Tiptoeing Through the Renewable Energy Minefield
June 13, 2016
I spent the last year working with co-author David Fridley and Post Carbon Institute staff on a just-published book, Our Renewable Future. The process was a pleasure: everyone involved (including the twenty or so experts we interviewed or consulted) was delightful to work with, and I personally learned an enormous amount along the way. But we also encountered a prickly challenge in striking a tone that would inform but not alienate the book’s potential audience.
As just about everyone knows, there are gaping chasms separating the worldviews of fossil fuel promoters, nuclear power advocates, and renewable energy supporters. But crucially, even among those who disdain fossils and nukes, there is a seemingly unbridgeable gulf between those who say that solar and wind power have unstoppable momentum and will eventually bring with them lower energy prices and millions of jobs, and those who say these intermittent energy sources are inherently incapable of sustaining modern industrial societies and can make headway only with massive government subsidies.
We didn’t set out to support or undermine either of the latter two messages. Instead, we wanted to see for ourselves what renewable energy sources are capable of doing, and how the transition toward them is going. We did start with two assumptions of our own (based on prior research and analysis), about which we are perfectly frank: one way or another fossil fuels are on their way out, and nuclear power is not a realistic substitute. That leaves renewable solar and wind, for better or worse, as society’s primary future energy sources.
In our work on this project, we used only the best publicly available data and we explored as much of the relevant peer-reviewed literature as we could identify. But that required sorting and evaluation: Which data are important? And which studies are more credible and useful? Some researchers claim that solar PV electricity has an energy return on the energy invested in producing it (EROEI) of about 20:1, roughly on par with electricity from some fossil sources, while others peg that return figure at less than 3:1. This wide divergence in results of course has enormous implications for the ultimate economic viability of solar technology. Some studies say a full transition to renewable energy will be cheap and easy, while others say it will be extremely difficult or practically impossible. We tried to get at the assumptions that give rise to these competing claims, assertions, and findings, and that lead either to renewables euphoria or gloom. We wanted to judge for ourselves whether those assumptions are realistic.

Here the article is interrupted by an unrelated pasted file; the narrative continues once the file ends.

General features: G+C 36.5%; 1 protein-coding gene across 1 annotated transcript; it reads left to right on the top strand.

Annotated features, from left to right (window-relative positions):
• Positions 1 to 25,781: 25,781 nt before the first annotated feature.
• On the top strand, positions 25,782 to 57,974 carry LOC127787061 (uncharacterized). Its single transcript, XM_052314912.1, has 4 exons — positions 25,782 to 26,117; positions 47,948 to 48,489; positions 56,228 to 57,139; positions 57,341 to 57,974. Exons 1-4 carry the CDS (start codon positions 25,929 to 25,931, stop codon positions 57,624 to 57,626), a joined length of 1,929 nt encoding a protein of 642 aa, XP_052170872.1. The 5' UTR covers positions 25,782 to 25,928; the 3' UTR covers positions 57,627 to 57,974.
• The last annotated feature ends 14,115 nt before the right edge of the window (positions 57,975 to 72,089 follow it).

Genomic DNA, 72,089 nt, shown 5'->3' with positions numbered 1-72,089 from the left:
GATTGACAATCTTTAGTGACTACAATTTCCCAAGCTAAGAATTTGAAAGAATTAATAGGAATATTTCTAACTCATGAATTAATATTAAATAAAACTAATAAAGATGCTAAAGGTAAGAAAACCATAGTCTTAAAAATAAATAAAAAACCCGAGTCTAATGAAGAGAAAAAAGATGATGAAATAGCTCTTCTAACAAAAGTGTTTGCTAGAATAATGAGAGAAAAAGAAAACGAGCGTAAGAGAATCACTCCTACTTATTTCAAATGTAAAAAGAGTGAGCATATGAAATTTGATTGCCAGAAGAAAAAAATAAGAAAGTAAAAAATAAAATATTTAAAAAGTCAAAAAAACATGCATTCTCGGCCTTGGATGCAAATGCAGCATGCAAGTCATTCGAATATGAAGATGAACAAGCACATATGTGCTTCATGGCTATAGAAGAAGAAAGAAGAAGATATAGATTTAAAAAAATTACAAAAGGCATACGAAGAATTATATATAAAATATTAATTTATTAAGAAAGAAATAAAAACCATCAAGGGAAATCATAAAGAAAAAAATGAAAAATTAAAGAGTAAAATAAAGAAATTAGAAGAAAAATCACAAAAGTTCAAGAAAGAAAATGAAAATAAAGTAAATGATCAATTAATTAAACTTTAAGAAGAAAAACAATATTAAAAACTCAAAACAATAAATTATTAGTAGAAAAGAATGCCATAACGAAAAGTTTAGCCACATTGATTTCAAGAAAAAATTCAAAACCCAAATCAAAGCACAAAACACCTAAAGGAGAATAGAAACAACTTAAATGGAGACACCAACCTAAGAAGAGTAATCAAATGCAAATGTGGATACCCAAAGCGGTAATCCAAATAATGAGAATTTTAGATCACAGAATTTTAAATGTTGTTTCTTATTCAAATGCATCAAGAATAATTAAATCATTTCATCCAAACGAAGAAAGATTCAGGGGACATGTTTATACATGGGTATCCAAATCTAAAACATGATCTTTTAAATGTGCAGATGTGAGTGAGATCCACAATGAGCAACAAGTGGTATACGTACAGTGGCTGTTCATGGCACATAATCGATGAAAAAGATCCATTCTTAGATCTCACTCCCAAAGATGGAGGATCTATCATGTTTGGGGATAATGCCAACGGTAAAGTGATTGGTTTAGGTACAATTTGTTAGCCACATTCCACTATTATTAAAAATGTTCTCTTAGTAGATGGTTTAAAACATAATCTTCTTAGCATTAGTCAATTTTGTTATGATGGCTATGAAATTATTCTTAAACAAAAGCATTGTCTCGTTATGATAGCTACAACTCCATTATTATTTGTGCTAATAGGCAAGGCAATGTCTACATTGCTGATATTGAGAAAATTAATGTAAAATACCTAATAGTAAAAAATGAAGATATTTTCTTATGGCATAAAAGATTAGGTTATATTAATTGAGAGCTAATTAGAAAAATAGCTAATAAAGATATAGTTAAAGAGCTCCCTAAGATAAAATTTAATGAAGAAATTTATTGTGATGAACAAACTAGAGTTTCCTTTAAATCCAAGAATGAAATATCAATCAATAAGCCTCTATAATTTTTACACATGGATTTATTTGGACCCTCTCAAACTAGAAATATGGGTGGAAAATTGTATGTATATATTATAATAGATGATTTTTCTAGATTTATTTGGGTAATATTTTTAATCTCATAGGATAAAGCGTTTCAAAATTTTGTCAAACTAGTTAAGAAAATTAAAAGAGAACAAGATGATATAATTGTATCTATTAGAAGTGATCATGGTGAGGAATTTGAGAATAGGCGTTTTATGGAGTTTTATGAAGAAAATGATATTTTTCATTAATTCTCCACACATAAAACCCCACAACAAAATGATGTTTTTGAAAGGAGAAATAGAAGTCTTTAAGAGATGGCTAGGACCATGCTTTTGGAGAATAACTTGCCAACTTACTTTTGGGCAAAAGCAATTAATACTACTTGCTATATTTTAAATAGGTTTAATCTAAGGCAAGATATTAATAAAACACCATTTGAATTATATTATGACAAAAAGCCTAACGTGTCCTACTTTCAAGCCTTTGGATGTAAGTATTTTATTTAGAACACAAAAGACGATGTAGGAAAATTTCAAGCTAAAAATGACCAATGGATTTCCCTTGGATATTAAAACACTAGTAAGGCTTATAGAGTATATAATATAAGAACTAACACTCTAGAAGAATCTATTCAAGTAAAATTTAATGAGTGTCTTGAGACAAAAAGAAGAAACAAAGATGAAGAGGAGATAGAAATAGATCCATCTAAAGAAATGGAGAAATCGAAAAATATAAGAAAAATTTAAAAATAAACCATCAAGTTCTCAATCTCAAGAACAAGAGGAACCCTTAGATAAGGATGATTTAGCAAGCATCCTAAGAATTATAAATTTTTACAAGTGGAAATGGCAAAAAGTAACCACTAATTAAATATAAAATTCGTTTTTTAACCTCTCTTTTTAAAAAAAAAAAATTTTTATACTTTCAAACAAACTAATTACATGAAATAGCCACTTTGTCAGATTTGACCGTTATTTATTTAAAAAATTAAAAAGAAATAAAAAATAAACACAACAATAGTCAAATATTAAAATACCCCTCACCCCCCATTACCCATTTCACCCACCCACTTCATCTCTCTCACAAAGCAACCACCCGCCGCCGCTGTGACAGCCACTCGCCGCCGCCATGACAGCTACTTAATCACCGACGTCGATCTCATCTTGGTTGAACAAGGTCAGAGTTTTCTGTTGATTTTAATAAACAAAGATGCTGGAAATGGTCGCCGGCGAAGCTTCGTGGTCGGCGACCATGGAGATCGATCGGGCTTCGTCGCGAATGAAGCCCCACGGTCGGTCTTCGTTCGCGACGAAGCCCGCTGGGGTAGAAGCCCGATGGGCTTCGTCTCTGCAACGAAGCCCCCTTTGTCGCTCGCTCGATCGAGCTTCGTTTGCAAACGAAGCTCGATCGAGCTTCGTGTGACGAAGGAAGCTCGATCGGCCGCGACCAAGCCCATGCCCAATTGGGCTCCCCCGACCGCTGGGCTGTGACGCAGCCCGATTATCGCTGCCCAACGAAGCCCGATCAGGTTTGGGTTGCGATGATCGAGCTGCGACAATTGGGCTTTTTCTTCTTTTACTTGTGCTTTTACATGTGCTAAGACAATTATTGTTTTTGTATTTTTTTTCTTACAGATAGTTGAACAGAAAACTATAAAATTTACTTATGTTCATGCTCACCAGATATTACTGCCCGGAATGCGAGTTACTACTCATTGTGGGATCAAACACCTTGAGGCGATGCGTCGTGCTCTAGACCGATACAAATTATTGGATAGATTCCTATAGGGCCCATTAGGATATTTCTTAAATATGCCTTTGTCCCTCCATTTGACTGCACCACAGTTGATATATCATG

That’s not the same as simply seeking a middle ground between optimism and pessimism. Renewable energy is a complicated subject, and a fact-based, robust assessment of it should be honest and informative; its aim should be to start new and deeper conversations, not merely to shout down either criticism or boosterism.
Unfortunately, the debate is already quite polarized and politicized. As a result, realism and nuance may not have much of a constituency.
This is especially the case because our ultimate conclusion was that, while renewable energy can indeed power industrial societies, there is probably no credible future scenario in which humanity will maintain current levels of energy use (on either a per capita or total basis). Therefore current levels of resource extraction, industrial production, and consumption are unlikely to be sustained—much less can they perpetually grow. Further, getting to an optimal all-renewable energy future will require hard work, investment, adaptation, and innovation on a nearly unprecedented scale. We will be changing more than our energy sources; we’ll be transforming both the ways we use energy and the amounts we use. Our ultimate success will depend on our ability to dramatically reduce energy demand in industrialized nations, shorten supply chains, electrify as much usage as possible, and adapt to economic stasis at a lower overall level of energy and materials throughput. Absent widespread informed popular support, the political roadblocks to such a project will be overwhelming.
That’s not what most people want to hear. And therefore, frankly, we need some help getting this analysis out to the sorts of people who might benefit from it. Post Carbon Institute’s communications and media outreach capabilities are limited. Meanwhile the need for the energy transition is urgent, and the longer it is delayed, the less desirable the outcome will be. It is no exaggeration to say that the transition from climate-damaging and depleting fossil fuels to renewable energy sources is the central cause of our times. And it will demand action from each and every one of us.